What I'm trying to learn is that you can start or restart resolutions any time of the year - and that just because they haven't worked in the past doesn't mean they won't take this time.

So I'm going to try to restart today.  Won't you join me on this journey?

Kids and Church

Six point five days per week, Big Girl is a little devil - she understands the word "no," but believes that if she looks away and can't see me, I can't see her either.

And on Sundays, we go to church.  For a long time, Big Girl thought church was a fun place to see people and then spout off during more quiet parts of the sermon, as if thinking that it was her turn to liven things up.

That seemed to change at the Christmas Eve service.  Big Girl loveloveloved the music and actually paid more attention than usual.  Now, she's only 27 months old - there's definitely a limit to how much she'll get.  But she was far more engaged than usual.

Today, she started Sunday school.  I was a little worried.  She doesn't know any of the other kids in her class, and the morning started off with two of the other Big Girls freaking out.

But she did GREAT!  The teacher said she danced and sang and was happy and had a great time.  YAHOO!

Coincidentally, on the day when we were alone with Bubba Boy in the church service for the first time, he was HYPER AWARE of what was going on.  Cooing and gaaing and checking everyone out.  We go to a large church but a very small service...so with only 30 people there, they were also HYPER AWARE of each of his noises.  But that's ok!  I love that he was interactive instead of simply a passive little baby.

The kids exemplified Christian behavior this morning, both in their interactions in church and also with each other at home.  Bubba Boy was crying before we left and Big Girl leaned over to comfort him: "It's ok.  It'll be alright."  What a nice girl to try to comfort her brother!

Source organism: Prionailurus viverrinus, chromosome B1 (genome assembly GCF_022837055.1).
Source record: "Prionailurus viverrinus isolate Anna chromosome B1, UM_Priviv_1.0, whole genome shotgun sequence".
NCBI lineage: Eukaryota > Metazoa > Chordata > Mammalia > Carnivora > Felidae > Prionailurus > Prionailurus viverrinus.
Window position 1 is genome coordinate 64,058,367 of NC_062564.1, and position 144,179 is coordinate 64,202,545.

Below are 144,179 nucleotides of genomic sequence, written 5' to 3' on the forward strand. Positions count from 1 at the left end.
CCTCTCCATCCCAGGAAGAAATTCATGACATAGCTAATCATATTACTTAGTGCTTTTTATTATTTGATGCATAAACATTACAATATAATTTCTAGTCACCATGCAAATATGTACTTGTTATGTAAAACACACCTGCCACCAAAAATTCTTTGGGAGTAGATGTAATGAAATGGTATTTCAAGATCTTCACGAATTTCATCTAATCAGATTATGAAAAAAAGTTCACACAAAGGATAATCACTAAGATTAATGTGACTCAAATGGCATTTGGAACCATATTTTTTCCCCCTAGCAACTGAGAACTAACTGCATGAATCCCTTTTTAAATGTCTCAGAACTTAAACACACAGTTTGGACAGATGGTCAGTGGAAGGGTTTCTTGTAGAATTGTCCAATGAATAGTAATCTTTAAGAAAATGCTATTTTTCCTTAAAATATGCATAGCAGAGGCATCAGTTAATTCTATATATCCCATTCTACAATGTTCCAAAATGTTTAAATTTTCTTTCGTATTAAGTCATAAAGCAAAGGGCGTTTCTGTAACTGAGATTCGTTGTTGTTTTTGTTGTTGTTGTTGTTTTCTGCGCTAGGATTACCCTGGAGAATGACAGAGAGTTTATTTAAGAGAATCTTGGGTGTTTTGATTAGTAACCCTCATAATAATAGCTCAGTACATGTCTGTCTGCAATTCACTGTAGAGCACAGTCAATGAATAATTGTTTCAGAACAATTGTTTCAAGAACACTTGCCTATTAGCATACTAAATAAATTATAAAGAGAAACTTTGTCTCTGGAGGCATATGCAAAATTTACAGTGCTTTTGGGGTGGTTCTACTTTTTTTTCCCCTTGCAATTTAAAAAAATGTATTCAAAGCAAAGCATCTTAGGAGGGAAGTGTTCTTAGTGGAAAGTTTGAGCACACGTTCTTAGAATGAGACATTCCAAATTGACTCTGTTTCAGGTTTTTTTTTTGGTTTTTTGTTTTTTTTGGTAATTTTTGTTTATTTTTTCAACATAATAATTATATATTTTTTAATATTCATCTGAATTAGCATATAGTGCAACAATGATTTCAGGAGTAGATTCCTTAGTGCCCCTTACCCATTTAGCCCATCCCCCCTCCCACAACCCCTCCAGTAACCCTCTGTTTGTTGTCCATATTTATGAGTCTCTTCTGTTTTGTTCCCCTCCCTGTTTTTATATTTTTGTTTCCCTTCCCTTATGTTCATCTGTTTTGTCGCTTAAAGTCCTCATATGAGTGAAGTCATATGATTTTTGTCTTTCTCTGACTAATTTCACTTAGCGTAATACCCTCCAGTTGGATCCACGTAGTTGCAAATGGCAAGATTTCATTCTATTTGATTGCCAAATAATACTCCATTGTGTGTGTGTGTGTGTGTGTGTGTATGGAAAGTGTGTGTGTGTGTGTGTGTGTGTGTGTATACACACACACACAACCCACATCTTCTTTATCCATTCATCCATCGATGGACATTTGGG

Maybe those devil-can-catch me moments the other 6.5 days of the week will start to recede a bit, now.  (Then again, maybe not!)

The Part-Time Single Mom

Ever since Big Girl was born 27 months ago, I have joked that I was a part-time single mom.

Afterall, with me working days and Funny Daddy working nights, we didn't always actually meet in the middle...especially when you throw in our "extra" involvements like security work (FD) or writing (me).  So whenever I was with my kids, I was likely alone with my kids, doing whatever comes with being alone with the kids: making decisions regarding spending, health, punishment, and more.

So why the name? I felt like this experience was more in line than what single parents face, versus what other moms might.  In fact, I still feel like this experience is so unique that I'm about to start a whole other blog about it.  (*Want details?)

When I felt overwhelmed as a new mom - and who doesn't? - I started to feel like it was unfair that I was always alone with the kids, always dealing with problems on my own.

But with that thought process, I lacked two things: perspective and self-assurance.

Perspective: I sure as heck wasn't alone with my kids all of the time.  In his old job, FD worked 4 of every 7 days.  In his new job, FD works 5 of every 10 days.  And even when he's at home and sleeping (working nights can be tough!) or at work and busy, I can still count on him for advice and support when I need it.

Self-Assurance: I'm independent.  Long before I met FD, I maintained my own household.  Since marrying and having children, I've done any number of things on my own with the kids, including lots of balancing and lots of decisions.  And I've done just fine, TYVM.

When I finally worked my way around to a better understanding of out-of-the-norm parenting (ok, it only took a few months, not forever! I'm a smart cookie!), I felt totally empowered. I'll bet that's how actual single moms feel when they work their way around to knowing that they *can* handle things on their own, and quite well at that.

What say you, actually and part-time single moms?

*New blog project: Called "The Officer's Wife", it will deal with issues unique to families of police officers and other emergency service workers.  I'm targeting it to fill a perceived gap - there are a million billion resources (much needed!!  bravo!!) for military families who deal with year-long deployments 3-4-5 times in a 20 year career, but pretty near to zero resources for emergency service works who spend half their days of the year, every year, working in the service of others and often in dangerous situations.  I'll announce a "Grand Posting" soon!

New Year, New Blog Resolve

Have you ever started a project and then after awhile, it just...fizzles?

Happens to me all the time.

I don't know, maybe having multiple kids, multiple lines of work, and more interests than brain cells causes that.

For some reason, it seems like I get tunnel-vision on projects.  One year, I'll attack blogging gung-ho-get-out-the-way.

Another, I'll focus on other projects, still writing, but somewhere else.

I *hate* that.

And I *love* blogging.

So in 2011, you'll be seeing a lot more of me, and I hope to reconnect with a lot more of you parents who were my bloggy buddies for so long!

Happy New Year,

Frazzled Mommy